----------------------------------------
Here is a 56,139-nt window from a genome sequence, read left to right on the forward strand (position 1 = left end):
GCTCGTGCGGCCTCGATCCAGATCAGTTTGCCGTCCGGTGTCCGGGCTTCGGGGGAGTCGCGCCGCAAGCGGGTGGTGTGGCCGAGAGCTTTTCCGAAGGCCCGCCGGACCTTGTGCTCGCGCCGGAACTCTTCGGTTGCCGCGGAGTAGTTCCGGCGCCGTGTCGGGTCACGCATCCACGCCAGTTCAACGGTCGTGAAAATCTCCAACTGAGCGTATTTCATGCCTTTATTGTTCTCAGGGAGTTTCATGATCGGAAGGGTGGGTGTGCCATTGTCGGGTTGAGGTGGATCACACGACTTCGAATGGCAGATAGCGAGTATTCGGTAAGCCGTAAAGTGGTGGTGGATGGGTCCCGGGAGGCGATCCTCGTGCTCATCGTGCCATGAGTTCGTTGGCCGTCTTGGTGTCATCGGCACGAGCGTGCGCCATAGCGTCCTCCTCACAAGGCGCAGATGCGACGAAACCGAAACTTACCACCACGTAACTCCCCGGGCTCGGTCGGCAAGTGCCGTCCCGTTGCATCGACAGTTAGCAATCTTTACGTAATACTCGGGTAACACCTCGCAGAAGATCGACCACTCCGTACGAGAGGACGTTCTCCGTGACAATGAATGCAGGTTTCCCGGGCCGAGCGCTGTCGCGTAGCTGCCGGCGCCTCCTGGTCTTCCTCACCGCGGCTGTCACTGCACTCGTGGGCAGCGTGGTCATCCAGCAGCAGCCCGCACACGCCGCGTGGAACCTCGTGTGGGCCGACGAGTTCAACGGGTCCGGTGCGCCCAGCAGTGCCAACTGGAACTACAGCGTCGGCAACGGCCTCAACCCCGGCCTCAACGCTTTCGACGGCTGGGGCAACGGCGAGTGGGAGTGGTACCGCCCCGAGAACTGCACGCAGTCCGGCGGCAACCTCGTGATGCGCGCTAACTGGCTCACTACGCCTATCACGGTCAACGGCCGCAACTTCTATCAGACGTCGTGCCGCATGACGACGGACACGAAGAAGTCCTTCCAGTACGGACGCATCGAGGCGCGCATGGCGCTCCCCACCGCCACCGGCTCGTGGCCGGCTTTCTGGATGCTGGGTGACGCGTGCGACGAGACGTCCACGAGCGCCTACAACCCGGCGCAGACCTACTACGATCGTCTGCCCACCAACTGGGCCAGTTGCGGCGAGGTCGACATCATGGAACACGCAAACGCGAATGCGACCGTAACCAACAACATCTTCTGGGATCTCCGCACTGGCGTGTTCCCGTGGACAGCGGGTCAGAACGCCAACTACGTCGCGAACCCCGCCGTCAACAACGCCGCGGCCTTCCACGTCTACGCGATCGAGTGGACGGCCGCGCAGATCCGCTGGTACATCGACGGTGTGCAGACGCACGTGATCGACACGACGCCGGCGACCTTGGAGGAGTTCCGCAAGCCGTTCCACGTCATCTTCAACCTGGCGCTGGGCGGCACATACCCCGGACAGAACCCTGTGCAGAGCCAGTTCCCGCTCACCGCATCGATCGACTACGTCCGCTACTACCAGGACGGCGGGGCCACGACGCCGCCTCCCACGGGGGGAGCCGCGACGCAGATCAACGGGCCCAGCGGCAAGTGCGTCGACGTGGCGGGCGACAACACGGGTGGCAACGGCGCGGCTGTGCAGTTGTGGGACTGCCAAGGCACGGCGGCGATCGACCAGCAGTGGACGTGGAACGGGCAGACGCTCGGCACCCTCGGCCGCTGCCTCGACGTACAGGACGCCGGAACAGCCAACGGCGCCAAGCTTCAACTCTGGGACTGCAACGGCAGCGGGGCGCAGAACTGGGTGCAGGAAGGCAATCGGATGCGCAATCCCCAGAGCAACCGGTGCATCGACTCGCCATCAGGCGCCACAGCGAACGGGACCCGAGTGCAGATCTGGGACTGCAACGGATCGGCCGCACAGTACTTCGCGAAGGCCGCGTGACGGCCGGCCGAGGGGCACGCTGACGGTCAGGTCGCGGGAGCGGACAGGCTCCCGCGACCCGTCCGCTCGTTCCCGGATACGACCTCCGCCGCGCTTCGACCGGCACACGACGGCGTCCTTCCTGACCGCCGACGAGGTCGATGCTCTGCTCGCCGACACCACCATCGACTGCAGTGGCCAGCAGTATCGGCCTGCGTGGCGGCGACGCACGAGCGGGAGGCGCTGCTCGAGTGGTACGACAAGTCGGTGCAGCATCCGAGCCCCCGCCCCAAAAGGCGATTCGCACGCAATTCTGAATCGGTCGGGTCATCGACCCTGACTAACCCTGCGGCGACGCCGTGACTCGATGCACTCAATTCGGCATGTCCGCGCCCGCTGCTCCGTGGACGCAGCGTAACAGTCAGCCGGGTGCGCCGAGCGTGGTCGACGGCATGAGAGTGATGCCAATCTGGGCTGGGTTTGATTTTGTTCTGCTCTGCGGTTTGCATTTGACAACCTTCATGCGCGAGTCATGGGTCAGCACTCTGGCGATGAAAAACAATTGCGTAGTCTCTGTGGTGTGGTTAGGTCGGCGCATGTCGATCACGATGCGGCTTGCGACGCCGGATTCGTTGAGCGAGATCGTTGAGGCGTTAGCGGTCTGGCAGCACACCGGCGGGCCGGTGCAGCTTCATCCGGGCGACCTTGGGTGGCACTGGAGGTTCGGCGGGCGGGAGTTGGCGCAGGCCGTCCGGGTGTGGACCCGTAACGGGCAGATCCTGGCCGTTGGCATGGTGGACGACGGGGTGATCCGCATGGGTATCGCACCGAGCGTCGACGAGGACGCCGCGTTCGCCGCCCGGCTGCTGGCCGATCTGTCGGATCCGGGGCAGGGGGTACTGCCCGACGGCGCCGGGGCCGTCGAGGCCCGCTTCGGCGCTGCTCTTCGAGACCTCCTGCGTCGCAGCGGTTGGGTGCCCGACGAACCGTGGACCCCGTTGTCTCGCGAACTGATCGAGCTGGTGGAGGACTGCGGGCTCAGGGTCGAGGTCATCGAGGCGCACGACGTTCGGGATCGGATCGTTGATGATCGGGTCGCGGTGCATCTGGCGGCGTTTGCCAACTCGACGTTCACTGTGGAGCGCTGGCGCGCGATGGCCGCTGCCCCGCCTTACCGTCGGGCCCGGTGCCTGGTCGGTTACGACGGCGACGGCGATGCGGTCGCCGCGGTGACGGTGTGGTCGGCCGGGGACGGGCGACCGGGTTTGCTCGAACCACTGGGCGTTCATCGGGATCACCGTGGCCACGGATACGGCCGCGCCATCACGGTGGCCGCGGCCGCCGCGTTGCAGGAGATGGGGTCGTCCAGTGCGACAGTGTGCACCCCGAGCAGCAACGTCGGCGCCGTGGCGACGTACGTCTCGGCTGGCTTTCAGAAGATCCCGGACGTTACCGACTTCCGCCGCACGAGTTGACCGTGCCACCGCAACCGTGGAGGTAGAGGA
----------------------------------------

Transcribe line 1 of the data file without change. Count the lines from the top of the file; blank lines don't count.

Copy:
Here is a 56,139-nt window from a genome sequence, read left to right on the forward strand (position 1 = left end):